Tuesday, May 17, 2011

Adding Escalators to Your Poems

I've been reading Elizabeth Bishop, and I see that this woman likes her escalators.  The poems contain a moment when the ostensible subject is revealed to be just the starting point, and the poem delves deeper or lifts higher.  It's a moment when the reader feels momentum under her feet, carrying her forward.  Escalator moment!

Here's an example from Bishop's "In the Waiting Room."  It begins:
In Worcester, Massachusetts,
I went with Aunt Consuelo
to keep her dentist's appointment
and sat and waited for her
in the dentist's waiting room.
As she waits, she reads a National Geographic.  She is amazed at the images of volcanoes, native peoples, and European anthropologists.  It dislocates her.  She goes on (bold font mine),
And then I looked at the cover:
the yellow margins, the date.
Suddenly, from inside,
came an oh! of pain
--Aunt Consuelo's voice--
not very loud or long.
I wasn't at all surprised;
even then I knew she was
a foolish, timid woman.
I might have been embarrassed,
but wasn't. What took me
completely by surprise
was that it was me:
my voice, in my mouth.
Without thinking at all
I was my foolish aunt,
I--we--were falling, falling,
our eyes glued to the cover
of the National Geographic,
February, 1918. . . .
The poem continues, but right there, the poem pulls the reader to a new level.  To me, it's a deeper level.  We've taken a quick escalator down into the collective unconscious, ridden toward the foundations of human nature.  Read the rest of the poem at: poets.org

Escalator moments take us up as well.  It's common for that up-escalator to appear in the final lines, as here, in Kim Addonizio's "Mermaid Song."  (bold font mine)
Mermaid Song
by Kim Addonizio
for Aya at fifteen

Damp-haired from the bath, you drape yourself
upside down across the sofa, reading,
one hand idly sunk into a bowl
of crackers, goldfish with smiles stamped on.
I think they are growing gills, swimming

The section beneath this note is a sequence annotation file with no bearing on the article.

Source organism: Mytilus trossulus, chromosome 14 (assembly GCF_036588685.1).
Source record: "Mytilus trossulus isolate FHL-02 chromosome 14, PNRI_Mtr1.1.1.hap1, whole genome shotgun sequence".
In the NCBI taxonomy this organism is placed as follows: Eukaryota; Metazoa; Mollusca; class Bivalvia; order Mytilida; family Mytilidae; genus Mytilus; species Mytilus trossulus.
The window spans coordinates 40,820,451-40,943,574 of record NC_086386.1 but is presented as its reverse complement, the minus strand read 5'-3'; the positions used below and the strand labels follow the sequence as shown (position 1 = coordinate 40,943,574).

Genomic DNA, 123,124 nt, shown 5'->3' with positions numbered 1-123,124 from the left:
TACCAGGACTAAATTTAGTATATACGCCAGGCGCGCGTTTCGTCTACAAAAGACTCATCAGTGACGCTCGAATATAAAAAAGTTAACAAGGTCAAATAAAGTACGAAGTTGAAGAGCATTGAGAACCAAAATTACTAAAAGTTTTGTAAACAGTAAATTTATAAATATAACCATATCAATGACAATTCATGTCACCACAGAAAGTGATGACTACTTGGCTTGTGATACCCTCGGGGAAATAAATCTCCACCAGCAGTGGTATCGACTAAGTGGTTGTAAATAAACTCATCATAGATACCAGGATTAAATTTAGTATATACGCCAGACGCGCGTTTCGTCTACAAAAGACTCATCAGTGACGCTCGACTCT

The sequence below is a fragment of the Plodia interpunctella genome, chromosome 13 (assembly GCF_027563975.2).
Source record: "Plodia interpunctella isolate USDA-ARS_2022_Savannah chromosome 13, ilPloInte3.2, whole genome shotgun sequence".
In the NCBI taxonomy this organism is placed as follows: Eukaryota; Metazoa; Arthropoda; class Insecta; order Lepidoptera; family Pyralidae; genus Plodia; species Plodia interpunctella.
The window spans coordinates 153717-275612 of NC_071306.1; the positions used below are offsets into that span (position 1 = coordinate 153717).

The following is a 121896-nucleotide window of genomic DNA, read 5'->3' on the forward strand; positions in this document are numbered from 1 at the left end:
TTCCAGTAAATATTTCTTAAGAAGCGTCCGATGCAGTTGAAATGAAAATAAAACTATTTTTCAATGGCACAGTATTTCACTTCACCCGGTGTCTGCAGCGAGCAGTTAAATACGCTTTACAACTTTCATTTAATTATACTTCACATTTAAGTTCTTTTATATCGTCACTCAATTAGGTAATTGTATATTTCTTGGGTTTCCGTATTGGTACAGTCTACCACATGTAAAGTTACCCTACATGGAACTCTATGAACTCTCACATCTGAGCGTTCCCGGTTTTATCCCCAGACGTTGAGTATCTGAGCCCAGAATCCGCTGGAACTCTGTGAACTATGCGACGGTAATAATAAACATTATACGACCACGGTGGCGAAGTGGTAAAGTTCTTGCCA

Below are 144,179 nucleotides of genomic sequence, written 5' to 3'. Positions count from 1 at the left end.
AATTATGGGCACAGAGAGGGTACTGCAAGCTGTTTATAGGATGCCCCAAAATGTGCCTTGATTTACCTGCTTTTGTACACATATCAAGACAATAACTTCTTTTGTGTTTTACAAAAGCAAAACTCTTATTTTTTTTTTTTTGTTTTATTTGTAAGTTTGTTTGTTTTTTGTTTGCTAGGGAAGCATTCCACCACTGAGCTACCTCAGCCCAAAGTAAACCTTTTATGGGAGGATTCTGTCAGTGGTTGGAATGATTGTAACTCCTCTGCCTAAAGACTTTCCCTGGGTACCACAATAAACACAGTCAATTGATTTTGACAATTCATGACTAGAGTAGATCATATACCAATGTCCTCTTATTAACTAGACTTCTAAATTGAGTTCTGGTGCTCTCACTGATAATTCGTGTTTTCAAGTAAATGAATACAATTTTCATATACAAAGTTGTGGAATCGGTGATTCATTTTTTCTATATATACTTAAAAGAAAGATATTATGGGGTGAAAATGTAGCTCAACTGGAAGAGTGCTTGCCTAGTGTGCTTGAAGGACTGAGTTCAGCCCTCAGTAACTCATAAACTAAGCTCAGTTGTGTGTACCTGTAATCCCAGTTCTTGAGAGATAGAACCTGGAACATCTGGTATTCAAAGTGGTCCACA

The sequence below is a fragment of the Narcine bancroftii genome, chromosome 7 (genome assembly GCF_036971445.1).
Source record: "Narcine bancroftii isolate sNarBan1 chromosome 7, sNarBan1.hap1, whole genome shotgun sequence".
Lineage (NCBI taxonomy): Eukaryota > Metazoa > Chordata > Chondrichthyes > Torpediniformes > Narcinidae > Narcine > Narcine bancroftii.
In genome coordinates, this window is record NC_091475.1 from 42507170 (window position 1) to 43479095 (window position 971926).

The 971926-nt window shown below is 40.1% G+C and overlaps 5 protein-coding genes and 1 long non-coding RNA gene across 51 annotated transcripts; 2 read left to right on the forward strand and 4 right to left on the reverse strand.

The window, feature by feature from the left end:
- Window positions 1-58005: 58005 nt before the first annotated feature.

up the sweet air to reach you. Small girl,
my slim miracle, they multiply.
In the black hours when I lie sleepless,
near drowning, dread-heavy, your face
is the bright lure I look for, love's hook
piercing me, hauling me cleanly up.

We, too, are hauled up.  Into hope, I think, and into appreciation of this young woman's potential -- maybe humankind's potential.  The escalator is love, and we ride it to a new vantage point.  The girl reading on the couch becomes something more than just a girl reading on a couch.

I want escalators in my poems.  Moments of new perspective on the starting topic.  Moments of depth and height.  But how can we do this without sounding fake or inflated?  Here's what I'm going to try:
1) Keep the language concrete, even as the ideas soar.  Objects, like Addonizio's hook, resonate with meaning, whereas abstractions run the risk of sounding holier-than-thou or more-insightful-than-thou.
2) Don't set out with a predetermined idea; let the process surprise you.   Surrendering to the creative flow leads us to surprising places.  Frost says, "No surprise for the writer, no surprise for the reader."  Let the writing itself lead you.
3) Take imaginative leaps.  Addonizio leaps with "I think they are growing gills, swimming  / up the sweet air to reach you."  This fantastical turn makes the escalator moment possible.
4) Shock yourself and the reader by writing the truth.  The truth of our lives is something we need courage to face and to speak.  Once a poem is underway, ask, "What is the truth of this situation?"  Boldly go there.  Ralph Waldo Emerson says, "Insist on yourself; never imitate."  Your reality and your individual understanding of this life should show in your work.  Be real, even as you work with fictions.

Enjoy those escalators!

Books of the poets I mention here: